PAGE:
Antrim hires attorney, OKs sewer service area map
Antrim Township hired a Hagerstown, Md. attorney to handle potential litigation. The supervisors made the move after an executive session Nov. 9. Solicitor John Lisko said he was not licensed in Maryland, and the owner of State Line Motel was pursuing legal action rather than pay the $20,000 it owed for sewer service supplied by Antrim. The motel is south of State Line Road, just into Washington County. The sewer bill was delinquent back to 2008 and Antrim Township Municipal Authority on Oct. 25 recommended going after the business, with the possibility of shutting off service. The supervisors authorized Travis Poole to represent Antrim in court at $150 per hour, to a maximum of $1,500.
Sewer service area map
With no discussion, the board selected a sewer service area map. The matter had become controversial after ATMA designed a plan that followed topography. The Planning Commission and supervisor Sam Miller had preferred boundaries dictated by property lines, roads and natural barriers, such as waterways. At the previous meeting Fred Young III and Curtis Myers moved to accept the ATMA map. It went down when Rick Baer sided with Miller, and James Byers was absent. Last Tuesday the issue was revived after administrator Brad Graham said the township needed a map for the Act 537 plan. Baer and Miller moved for a new map with the clearly delineated boundaries. Byers concurred and the motion passed 3-2.
Trains in Antrim
Miller challenged Antrim to require Norfolk Southern to submit land development plans, including stormwater management. To date NS had only presented engineering drawings, said Graham, but nothing related to sewer or the land. Lisko said because the rail company was a public utility, the matter was complicated. Miller also pressed for financial assistance making the Hykes Road/Williamsport Pike intersection safer, since NS was closing Milnor Road, which would result in heavier usage of Hykes.
Young replied that NS had given Antrim $300,000 for unrestricted use, and he didn't want staff or attorney time spent on the matter, since all the agreements had been signed.
Miller planned to contact governor-elect Tom Corbett, because Pennsylvania supported the pending intermodal facility. The commonwealth had pledged $45 million over three years to the project through outgoing Gov. Edward G. Rendell.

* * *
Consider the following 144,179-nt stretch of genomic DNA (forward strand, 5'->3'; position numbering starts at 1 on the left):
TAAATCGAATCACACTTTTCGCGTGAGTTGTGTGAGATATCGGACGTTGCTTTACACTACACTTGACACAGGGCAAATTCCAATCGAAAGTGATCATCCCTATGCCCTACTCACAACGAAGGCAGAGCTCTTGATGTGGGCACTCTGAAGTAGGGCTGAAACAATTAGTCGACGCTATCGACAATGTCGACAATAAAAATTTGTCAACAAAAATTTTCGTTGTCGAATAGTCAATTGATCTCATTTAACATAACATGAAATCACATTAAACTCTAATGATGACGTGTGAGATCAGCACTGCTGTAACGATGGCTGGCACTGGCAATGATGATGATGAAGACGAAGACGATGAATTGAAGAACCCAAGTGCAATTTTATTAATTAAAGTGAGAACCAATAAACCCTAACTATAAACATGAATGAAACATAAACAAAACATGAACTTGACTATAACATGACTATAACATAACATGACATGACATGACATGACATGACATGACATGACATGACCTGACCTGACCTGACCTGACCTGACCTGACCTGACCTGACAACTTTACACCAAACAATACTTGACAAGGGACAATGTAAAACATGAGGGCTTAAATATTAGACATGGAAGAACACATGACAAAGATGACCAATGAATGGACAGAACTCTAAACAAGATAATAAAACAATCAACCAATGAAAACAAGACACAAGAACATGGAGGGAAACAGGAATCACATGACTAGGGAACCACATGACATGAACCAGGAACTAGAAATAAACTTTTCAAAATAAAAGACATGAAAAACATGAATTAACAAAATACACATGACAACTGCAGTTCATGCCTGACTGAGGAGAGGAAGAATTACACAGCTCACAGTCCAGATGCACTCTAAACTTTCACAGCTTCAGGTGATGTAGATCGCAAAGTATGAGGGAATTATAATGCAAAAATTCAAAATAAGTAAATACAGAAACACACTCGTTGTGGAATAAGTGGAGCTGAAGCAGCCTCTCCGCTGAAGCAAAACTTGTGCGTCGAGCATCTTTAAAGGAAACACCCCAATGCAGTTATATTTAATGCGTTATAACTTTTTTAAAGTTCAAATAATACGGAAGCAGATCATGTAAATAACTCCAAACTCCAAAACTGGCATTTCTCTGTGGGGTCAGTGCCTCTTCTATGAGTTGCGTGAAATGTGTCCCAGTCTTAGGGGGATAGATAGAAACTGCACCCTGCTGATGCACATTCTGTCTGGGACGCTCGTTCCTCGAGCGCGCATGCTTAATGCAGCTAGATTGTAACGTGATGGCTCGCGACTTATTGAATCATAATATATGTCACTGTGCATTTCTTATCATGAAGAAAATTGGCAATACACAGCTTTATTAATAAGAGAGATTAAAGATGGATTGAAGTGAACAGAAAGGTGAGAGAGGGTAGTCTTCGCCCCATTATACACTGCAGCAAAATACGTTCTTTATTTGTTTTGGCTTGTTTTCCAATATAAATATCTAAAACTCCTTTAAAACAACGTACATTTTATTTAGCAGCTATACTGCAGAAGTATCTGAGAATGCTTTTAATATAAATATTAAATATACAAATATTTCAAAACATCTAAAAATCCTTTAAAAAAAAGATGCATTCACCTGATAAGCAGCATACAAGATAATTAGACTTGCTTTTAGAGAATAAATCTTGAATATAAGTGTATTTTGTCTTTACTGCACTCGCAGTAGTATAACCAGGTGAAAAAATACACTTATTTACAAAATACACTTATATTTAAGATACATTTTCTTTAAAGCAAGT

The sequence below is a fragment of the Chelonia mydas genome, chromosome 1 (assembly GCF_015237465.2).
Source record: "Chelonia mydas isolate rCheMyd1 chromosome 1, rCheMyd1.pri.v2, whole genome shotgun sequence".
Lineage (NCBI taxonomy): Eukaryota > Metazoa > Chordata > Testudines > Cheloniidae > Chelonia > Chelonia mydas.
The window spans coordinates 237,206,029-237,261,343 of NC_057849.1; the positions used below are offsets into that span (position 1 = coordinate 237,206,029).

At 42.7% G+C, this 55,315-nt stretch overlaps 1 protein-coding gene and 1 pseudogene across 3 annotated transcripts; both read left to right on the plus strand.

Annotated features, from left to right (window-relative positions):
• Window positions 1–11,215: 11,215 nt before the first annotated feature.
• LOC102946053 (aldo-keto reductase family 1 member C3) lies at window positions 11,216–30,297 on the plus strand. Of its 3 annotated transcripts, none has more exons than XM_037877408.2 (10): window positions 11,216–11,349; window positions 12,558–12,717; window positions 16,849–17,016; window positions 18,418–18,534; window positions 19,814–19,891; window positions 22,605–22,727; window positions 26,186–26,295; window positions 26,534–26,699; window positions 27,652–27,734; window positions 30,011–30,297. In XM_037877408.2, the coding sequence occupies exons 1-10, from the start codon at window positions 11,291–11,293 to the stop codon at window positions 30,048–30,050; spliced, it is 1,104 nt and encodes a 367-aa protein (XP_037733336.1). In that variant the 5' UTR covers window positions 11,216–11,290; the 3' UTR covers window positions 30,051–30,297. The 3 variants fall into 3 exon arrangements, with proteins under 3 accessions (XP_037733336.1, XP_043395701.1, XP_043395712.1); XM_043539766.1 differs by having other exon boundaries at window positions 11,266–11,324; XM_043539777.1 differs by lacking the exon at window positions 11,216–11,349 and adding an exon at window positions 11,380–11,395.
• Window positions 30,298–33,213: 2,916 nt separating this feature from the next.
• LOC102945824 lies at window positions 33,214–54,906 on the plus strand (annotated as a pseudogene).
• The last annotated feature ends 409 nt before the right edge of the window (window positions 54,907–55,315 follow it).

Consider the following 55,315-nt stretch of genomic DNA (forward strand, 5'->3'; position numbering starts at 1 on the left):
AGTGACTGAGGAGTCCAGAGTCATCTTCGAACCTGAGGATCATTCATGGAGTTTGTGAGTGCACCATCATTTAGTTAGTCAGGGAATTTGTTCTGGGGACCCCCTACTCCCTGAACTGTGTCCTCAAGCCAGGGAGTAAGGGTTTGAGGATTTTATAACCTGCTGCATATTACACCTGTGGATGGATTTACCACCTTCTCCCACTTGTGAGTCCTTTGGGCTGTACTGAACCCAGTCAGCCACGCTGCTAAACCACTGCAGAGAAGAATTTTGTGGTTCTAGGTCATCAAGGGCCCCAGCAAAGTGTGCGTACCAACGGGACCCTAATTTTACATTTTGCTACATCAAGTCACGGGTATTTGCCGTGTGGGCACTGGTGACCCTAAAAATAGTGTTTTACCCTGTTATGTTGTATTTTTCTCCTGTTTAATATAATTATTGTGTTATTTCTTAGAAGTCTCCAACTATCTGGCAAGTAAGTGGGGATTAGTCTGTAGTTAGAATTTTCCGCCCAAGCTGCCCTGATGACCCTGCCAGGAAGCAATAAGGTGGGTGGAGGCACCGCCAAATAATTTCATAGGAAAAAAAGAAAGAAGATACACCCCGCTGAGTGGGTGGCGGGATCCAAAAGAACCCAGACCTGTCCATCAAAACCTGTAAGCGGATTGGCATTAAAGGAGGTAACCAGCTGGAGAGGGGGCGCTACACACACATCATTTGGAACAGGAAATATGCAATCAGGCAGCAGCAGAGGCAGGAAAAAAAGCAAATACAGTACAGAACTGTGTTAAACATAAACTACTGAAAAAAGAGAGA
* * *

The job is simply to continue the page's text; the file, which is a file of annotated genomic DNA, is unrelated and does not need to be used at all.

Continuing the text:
"They want all this development, they need the infrastructure to handle the traffic," Miller said. "They can give them (NS) $45 million but not a dime to us."
The board did agree to proceed with engineering on Hykes, including stormwater, so it would be ready to be reclaimed in 2012.
Citizen Robert Wertime asked the supervisors to think about the air pollution that would come with the expected 500 to 1,000 trucks to daily use the terminal.
"Nothing has been said about some reasonable form of air control management," he commented. "What are you going to do for the health of the citizens?"
Miller mentioned that an owner wanted part of his property annexed into Greencastle, since the other half was already in borough limits. Lisko promised to look in to the procedure, as he had never encountered that request before.
The board heard from Joel Fridgen, executive director of the Greencastle-Antrim Chamber of Commerce. He asked for half the funds to erect and take down the Christmas tree for Center Square. The chamber had always picked up the cost, but donations for Heritage Christmas from businesses were down significantly from the years before the recession.
"We can use some help," Fridgen said. "The residents from the borough and the township see and enjoy the tree."
The board unanimously approved donating $1,300, which matched what borough council had authorized.
Lt. Wade Lauer, Chambersburg barracks of Pennsylvania State Police, made his annual visit to update the board on activity in the township. To date in 2010, police had handled 1,815 incidents, an average of 5.8 per day. There were 36 assaults, 35 burglaries, 89 false alarms, 47 criminal mischief, 75 domestic incidents, 35 driving under the influence and 126 thefts.
"Alcohol and/or drugs have something to do with almost every incident we handle," he said.